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The Knowledge Base: Local Network Attacks - LLMNR & NBT-NS Poisoning

by Jess Tanner | Jan 23, 2017
Pen Testing

Blog written by: 
Kumail Hussain, Penetration Tester, CNS Group.

The following blog looks at a well known local network attack vector. The attack in question is NBNS (refered to as NBT-NS sometimes) and LLMNR (Link Layer Multicast Name Resolution) spoofing (or poisoning).

NBT-NS Protocol

Netbios Name Service (NBNS / NBT-NS) is part of the NetBios TCP protocol suite, which was developed in 1983, to enable communication between computers within a Local Area Network (LAN).  NBNS is the name resolution component of the TCP protocol suite and works by broadcasting messages across the local network segment in order to resolve the names of hosts.

Link Layer Multicast Name Resolution Protocol (LLMNR) Protocol

LLMNR (Link-Local Multicast Name Resolution) is a protocol that was introduced with Windows Vista (Supports IPV6) and is based upon the Domain Name System (DNS).

NetBIOS over TCP/IP is enabled by default across all network interfaces on windows machines or by the DHCP server.  LLMNR is enabled by default on all network interfaces on machines running Windows Vista and later (7, Server 2008, 8, Server 2012, 10). It is important to take note that both NBNS & LLMNR protocols fall-back to DNS for being the primary method for name resolutions.

From vista onwards the fall-back looks as follows:-

  • Domain Name Service (DNS)DNS Resolver CacheCNS arrow 2
    • DNS Servers
  • Link Layer Multicast Name Resolution (LLNMR)
    • LLNMR Cache
    • Multicast (IPv6 FF02::1:3)(IPv4
  • NetBios (NBNS)
    • WINS Servers (if applicable)
    • LMHosts File
    • NBNS Broadcast


During penetration tests one of the most popular methods to escalate privileges is to listen for windows broadcast traffic on a local network segment. By intercepting and manipulating name resolution traffic, it is possible to redirect authentication traffic to the attackers machine in a man in the middle (MitM) attack.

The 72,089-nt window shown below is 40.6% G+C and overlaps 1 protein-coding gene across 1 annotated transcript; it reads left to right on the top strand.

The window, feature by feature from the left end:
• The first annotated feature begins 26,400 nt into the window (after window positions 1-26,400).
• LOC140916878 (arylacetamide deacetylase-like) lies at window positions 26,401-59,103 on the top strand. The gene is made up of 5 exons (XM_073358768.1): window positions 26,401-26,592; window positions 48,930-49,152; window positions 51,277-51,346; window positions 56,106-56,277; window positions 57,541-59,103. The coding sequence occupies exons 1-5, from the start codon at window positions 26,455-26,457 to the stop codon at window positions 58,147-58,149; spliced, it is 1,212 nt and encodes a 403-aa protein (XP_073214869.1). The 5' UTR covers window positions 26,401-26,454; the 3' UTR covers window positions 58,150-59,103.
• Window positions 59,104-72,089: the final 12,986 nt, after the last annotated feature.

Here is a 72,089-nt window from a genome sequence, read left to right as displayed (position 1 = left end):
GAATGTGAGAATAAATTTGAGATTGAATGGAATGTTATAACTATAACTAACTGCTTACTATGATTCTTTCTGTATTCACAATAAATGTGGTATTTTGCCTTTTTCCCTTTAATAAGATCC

Whilst both protocols have their uses, they are inherently vulnerable to attack.  A common misconception is that NetBIOS is required in order for Windows file and printer sharing to work, but this is not always the case. The outcome of these attacks against LLMNR and NBT-NS can result in the disclosure of Domain User names and their respective credentials, in hashed format or on occasion via clear-text.

Having now obtained the challenge/response in hash format, it is possible to perform offline brute-force password cracking techniques in order to obtain the clear-text credentials using common tools such as hashcat [1] or any other password cracking tool. If weak passwords have been used, these credentials can now be leveraged on a domain to access sensitive information that may otherwise have not been available; in a worse case scenario if domain administration credentials can be gathered it could result in the compromise of the entire domain.

The following snippet shows an example of the attack in a simplistic manner using a tool called 'Responder' published by Laurent Gaffie [2], to demonstrate a domain session of a server sending a administrator users domain password in NTMLv2 hash format back to an attacker. (Please excuse the redactions):

[*] [LLMNR]  Poisoned answer sent to X.X.X.X for name DEMO-PC

[*] [LLMNR]  Poisoned answer sent to X.X.X.X for name DEMO-PC

[SMB] NTLMv2 Client   : #[X.X.X.X]

[SMB] NTLMv2 Username : #[XXX\administrator]

[SMB] NTLMv2 Hash     : #[administrator::XXX:1122334455667788:F6EE254E6B4C2DF4FFB390F36F781021:01010000000000007
–--------snip –------------

Remediation - Disable NetBIOS over TCP/IP


There are unfortunately no global settings for disabling NetBIOS over TCP/IP, and changes must be made for each individual network interface, this can be achieved in multiple ways:

  • Manually: Control Panel > Network and Internet > {Network adapter name} > Properties > Network Connections > Internet Protocol Version 4 > Properties >Advanced > WINS tab > Disable NetBIOS over TCP/IP
  • Via the registry (set the following value to 2): HKLM\SYSTEM\CurrentControlSet\services\NetBT\Parameters\Interfaces\Tcpip_{GUID}\NetbiosOptions

* Please note that GUID refers to the unique identifier of the network interface adapter

Disabling of the aforementioned vulnerable protocols on both workstation and servers within a corporate environment will help to reduce the attack surface available to an attacker or indeed to certain malware types which have also been observed in the wild making use of such a technique. All such system hardening should of course be conducted in combination with other common good security practices, and any changes to systems made and tested in a non production environment before being rolled out globally.

Click here to find out more or to speak to one of our experts.

[1] hashcat -
[2] Github - SpiderLabs Responder

Other References & Further Reading:-
Github – Inveigh - 
Metasploit - NetBIOS Name Service Spoofer - 
Microsoft – Link Local Multicast Name Resolution -
NCC Group - Jon Mcfarlane -